- M. A. Murcia, A. Vera, R. Ortiz, and F. García-Carmona, “Measurement of ion levels of spinach grown in different fertilizer regimes using ion chromatography,” Food Chemistry, vol. 52, no. 2, pp. 161–166, 1995.
- Q. Lin and P. C. Brookes, “Comparison of methods to measure microbial biomass in unamended, ryegrass-amended and fumigated soils,” Soil Biology and Biochemistry, vol. 28, no. 7, pp. 933–939, 1996.
- N. C. Banning and D. V. Murphy, “Effect of heat-induced disturbance on microbial biomass and activity in forest soil and the relationship between disturbance effects and microbial community structure,” Applied Soil Ecology, vol. 40, no. 1, pp. 109–119, 2008.
- E. D. Vance, P. C. Brookes, and D. S. Jenkinson, “An extraction method for measuring soil microbial biomass C,” Soil Biology and Biochemistry, vol. 19, no. 6, pp. 703–707, 1987.
- S. Tsujimura, H. Nakahara, and N. Ishida, “Estimation of soil algal biomass in salinized irrigation land: a comparison of culture dilution and chlorophyll a extraction methods,” Journal of Applied Phycology, vol. 12, no. 1, pp. 1–8, 2000.
- SCOR-UNESCO, Determination of Photosynthetic Pigments in Sea Waters, Center UP, New York, NY, USA, 1966.
- H. Heuer, M. Krsek, P. Baker, K. Smalla, and E. M. H. Wellington, “Analysis of actinomycete communities by specific amplification of genes encoding 16S rRNA and gel-electrophoretic separation in denaturing gradients,” Applied and Environmental Microbiology, vol. 63, no. 8, pp. 3233–3241, 1997.
- T. J. White, T. D. Bruns, S. Lee, and J. Taylor, Amplification and Direct Sequencing of Fungal Ribosomal RNA Genes for Phylogenetics, Academic Press, New York, NY, USA, 1990.
- O. Hammer, D. A. T. Harper, and P. D. Ryan, PAST: Palaeontological Statistics Software Package for Education and Data Analyses, P. Electronica, 2001.
- N. Fromin, J. Hamelin, S. Tarnawski et al., “Statistical analysis of denaturing gel electrophoresis (DGE) fingerprinting patterns,” Environmental Microbiology, vol. 4, no. 11, pp. 634–643, 2002.
- C. E. Shannon and W. Weaver, The Mathematical Theory of Communication, University of Illinois Press, Champaign, Ill, USA, 1963.
- J. S. Dyson, S. Beulke, C. D. Brown, and M. C. G. Lane, “Adsorption and degradation of the weak acid mesotrione in soil and environmental fate implications,” Journal of Environmental Quality, vol. 31, no. 2, pp. 613–618, 2002.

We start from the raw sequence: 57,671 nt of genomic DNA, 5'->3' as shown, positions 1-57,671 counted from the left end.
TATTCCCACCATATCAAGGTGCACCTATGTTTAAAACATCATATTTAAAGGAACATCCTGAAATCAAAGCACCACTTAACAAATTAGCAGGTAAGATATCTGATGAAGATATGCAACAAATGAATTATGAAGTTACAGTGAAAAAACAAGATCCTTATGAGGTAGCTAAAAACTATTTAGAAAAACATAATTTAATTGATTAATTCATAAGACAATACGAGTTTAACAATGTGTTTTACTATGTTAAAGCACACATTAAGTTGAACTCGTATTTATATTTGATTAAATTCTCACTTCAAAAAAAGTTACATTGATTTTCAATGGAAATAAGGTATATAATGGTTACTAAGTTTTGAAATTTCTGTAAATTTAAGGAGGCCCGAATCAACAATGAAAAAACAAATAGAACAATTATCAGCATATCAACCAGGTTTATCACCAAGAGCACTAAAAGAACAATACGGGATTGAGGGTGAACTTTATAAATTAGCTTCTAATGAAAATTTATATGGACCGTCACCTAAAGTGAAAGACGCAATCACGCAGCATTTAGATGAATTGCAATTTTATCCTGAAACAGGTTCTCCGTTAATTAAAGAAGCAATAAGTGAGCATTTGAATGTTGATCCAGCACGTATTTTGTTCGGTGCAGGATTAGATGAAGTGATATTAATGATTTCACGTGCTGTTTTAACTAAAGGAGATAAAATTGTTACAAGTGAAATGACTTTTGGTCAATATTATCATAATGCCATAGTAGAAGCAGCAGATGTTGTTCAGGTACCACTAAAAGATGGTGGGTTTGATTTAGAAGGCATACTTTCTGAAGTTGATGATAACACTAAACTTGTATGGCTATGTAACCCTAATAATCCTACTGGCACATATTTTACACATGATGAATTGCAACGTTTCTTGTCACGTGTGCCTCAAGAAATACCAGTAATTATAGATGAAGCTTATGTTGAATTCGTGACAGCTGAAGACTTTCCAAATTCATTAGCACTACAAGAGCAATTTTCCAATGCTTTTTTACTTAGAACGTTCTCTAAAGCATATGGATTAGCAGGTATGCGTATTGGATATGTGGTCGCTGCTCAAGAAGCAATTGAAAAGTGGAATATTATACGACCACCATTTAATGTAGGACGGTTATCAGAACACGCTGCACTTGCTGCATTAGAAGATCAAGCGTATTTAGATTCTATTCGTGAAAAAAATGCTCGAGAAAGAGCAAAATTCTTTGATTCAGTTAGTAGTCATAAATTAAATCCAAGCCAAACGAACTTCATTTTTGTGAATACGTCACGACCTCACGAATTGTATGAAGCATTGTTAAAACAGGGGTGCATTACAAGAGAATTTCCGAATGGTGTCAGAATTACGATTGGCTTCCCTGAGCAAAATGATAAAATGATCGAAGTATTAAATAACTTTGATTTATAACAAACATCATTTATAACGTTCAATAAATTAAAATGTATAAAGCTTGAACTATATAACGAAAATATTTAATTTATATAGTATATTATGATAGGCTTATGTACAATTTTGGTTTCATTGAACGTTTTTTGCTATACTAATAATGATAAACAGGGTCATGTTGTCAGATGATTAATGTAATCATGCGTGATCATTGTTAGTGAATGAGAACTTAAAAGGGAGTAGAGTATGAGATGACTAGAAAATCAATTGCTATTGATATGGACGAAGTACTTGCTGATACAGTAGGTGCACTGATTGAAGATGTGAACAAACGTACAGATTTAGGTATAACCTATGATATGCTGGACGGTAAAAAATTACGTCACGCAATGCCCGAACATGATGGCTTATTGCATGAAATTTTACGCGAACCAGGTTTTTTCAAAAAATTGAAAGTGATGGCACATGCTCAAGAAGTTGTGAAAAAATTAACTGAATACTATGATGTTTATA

- S. M. Novak, J. M. Portal, and M. Schiavon, “Effects of soil type upon metolachlor losses in subsurface drainage,” Chemosphere, vol. 42, no. 3, pp. 235–244, 2001.
- S. Durand, P. Amato, M. Sancelme, A. M. Delort, B. Combourieu, and P. Besse-Hoggan, “First isolation and characterization of a bacterial strain that biotransforms the herbicide mesotrione,” Letters in Applied Microbiology, vol. 43, no. 2, pp. 222–228, 2006.
- Y. MA, W. P. LIU, and Y. Z. WEN, “Enantioselective degradation of Rac-metolachlor and S-metolachlor in soil,” Pedosphere, vol. 16, no. 4, pp. 489–494, 2006.
- P. M. White, T. L. Potter, and A. K. Culbreath, “Fungicide dissipation and impact on metolachlor aerobic soil degradation and soil microbial dynamics,” Science of the Total Environment, vol. 408, no. 6, pp. 1393–1402, 2010.
- C. Beigel, M. P. Charnay, and E. Barriuso, “Degradation of formulated and unformulated triticonazole fungicide in soil: effect of application rate,” Soil Biology and Biochemistry, vol. 31, no. 4, pp. 525–534, 1999.
- K. A. Krogh, B. Halling-Sørensen, B. B. Mogensen, and K. V. Vejrup, “Environmental properties and effects of nonionic surfactant adjuvants in pesticides: a review,” Chemosphere, vol. 50, no. 7, pp. 871–901, 2003.
- K. Johnsen, C. S. Jacobsen, V. Torsvik, and J. Sørensen, “Pesticide effects on bacterial diversity in agricultural soils—a review,” Biology and Fertility of Soils, vol. 33, no. 6, pp. 443–453, 2001.
- M. C. Zabaloy, J. L. Garland, and M. A. Gómez, “An integrated approach to evaluate the impacts of the herbicides glyphosate, 2,4-D and metsulfuron-methyl on soil microbial communities in the Pampas region, Argentina,” Applied Soil Ecology, vol. 40, no. 1, pp. 1–12, 2008.
- S. K. Chen, C. A. Edwards, and S. Subler, “A microcosm approach for evaluating the effects of the fungicides benomyl and captan on soil ecological processes and plant growth,” Applied Soil Ecology, vol. 18, no. 1, pp. 69–82, 2001.
- Q. Lin and P. C. Brookes, “Comparison of substrate induced respiration, selective inhibition and biovolume measurements of microbial biomass and its community structure in unamended, ryegrass-amended, fumigated and pesticide-treated soils,” Soil Biology and Biochemistry, vol. 31, no. 14, pp. 1999–2014, 1999.
- R. Pal, K. Chakrabarti, A. Chakraborty, and A. Chowdhury, “Degradation and effects of pesticides on soil microbiological parameters-a review,” International Journal of Agricultural Research, vol. 1, pp. 240–258, 2006.
- D. A. Wardle and D. Parkinson, “Relative importance of the effect of 2,4-D, glyphosate, and environmental variables on the soil microbial biomass,” Plant and Soil, vol. 134, no. 2, pp. 209–219, 1991.
- D. A. Wardle and D. Parkinson, “Effects of three herbicides on soil microbial biomass and activity,” Plant and Soil, vol. 122, no. 1, pp. 21–28, 1990.
- D. Chèneby, A. Brauman, B. Rabary, and L. Philippot, “Differential responses of nitrate reducer community size, structure, and activity to tillage systems,” Applied and Environmental Microbiology, vol. 75, no. 10, pp. 3180–3186, 2009.
- S. Henry, D. Bru, B. Stres, S. Hallet, and L. Philippot, “Quantitative detection of the nosZ gene, encoding nitrous oxide reductase, and comparison of the abundances of 16S rRNA, narG, nirK, and nosZ genes in soils,” Applied and Environmental Microbiology, vol. 72, no. 8, pp. 5181–5189, 2006.
- G. A. Kowalchuk and J. R. Stephen, “Ammonia-oxidizing bacteria: a model for molecular microbial ecology,” Annual Review of Microbiology, vol. 55, pp. 485–529, 2001.